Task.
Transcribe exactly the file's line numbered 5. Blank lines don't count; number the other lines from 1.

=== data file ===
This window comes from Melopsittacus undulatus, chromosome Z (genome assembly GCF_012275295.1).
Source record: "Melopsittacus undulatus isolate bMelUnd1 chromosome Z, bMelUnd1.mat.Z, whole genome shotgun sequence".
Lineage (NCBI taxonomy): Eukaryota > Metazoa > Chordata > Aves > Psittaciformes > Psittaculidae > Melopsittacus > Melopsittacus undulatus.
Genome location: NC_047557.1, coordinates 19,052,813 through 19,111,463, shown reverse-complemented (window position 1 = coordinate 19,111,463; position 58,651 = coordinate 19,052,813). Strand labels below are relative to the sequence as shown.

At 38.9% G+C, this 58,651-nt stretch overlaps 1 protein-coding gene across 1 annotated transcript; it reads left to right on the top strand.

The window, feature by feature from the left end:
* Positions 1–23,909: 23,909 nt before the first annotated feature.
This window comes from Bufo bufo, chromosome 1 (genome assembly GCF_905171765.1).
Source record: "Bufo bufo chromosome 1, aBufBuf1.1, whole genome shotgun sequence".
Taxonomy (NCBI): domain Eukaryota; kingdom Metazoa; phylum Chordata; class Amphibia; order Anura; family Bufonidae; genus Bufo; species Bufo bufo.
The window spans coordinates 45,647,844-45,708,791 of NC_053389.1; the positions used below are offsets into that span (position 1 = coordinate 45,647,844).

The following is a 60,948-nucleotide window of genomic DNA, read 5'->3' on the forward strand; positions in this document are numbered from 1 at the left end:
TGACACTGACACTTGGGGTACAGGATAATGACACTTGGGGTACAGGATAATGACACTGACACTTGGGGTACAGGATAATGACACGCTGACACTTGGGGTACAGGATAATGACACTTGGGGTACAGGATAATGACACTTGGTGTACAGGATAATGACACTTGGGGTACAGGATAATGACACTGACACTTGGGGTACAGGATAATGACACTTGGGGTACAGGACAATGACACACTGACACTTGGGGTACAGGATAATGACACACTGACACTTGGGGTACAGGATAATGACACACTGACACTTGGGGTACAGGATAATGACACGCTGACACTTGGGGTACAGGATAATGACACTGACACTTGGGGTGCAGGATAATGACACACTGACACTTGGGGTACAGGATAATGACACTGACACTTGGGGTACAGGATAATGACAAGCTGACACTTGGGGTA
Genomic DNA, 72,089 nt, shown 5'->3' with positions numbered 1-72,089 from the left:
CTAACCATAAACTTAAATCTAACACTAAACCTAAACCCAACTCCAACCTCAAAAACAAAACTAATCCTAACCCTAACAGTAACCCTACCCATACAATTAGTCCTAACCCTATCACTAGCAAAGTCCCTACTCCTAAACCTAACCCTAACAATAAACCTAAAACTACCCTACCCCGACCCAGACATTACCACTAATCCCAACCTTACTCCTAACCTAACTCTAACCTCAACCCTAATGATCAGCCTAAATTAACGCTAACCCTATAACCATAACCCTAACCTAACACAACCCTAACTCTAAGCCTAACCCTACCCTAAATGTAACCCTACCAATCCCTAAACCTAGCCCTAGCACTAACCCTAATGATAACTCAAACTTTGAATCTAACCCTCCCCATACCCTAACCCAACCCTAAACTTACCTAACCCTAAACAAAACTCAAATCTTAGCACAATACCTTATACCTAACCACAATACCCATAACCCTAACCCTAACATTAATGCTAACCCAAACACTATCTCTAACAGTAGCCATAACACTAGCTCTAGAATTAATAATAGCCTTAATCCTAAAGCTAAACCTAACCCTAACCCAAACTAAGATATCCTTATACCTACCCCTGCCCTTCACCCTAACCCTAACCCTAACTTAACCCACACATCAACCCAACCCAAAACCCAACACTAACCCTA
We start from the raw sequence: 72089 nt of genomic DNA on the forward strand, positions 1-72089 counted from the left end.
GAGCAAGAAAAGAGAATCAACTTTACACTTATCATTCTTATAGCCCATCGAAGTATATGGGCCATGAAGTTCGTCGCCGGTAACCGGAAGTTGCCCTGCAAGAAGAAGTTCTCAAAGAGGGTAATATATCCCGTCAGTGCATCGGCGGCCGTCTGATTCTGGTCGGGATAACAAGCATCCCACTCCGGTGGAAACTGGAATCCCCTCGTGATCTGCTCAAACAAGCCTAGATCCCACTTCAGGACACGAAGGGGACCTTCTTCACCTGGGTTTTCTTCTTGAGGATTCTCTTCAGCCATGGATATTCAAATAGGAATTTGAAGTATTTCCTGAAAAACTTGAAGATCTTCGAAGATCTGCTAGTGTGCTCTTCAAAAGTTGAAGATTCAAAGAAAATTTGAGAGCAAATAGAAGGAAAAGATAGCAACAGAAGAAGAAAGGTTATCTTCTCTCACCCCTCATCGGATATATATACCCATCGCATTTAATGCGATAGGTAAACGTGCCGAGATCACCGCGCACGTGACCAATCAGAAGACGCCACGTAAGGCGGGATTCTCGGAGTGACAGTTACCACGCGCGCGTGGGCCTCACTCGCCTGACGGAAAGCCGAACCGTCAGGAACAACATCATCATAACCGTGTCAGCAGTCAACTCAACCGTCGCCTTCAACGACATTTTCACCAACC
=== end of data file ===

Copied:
At 38.9% G+C, this 58,651-nt stretch overlaps 1 protein-coding gene across 1 annotated transcript; it reads left to right on the top strand.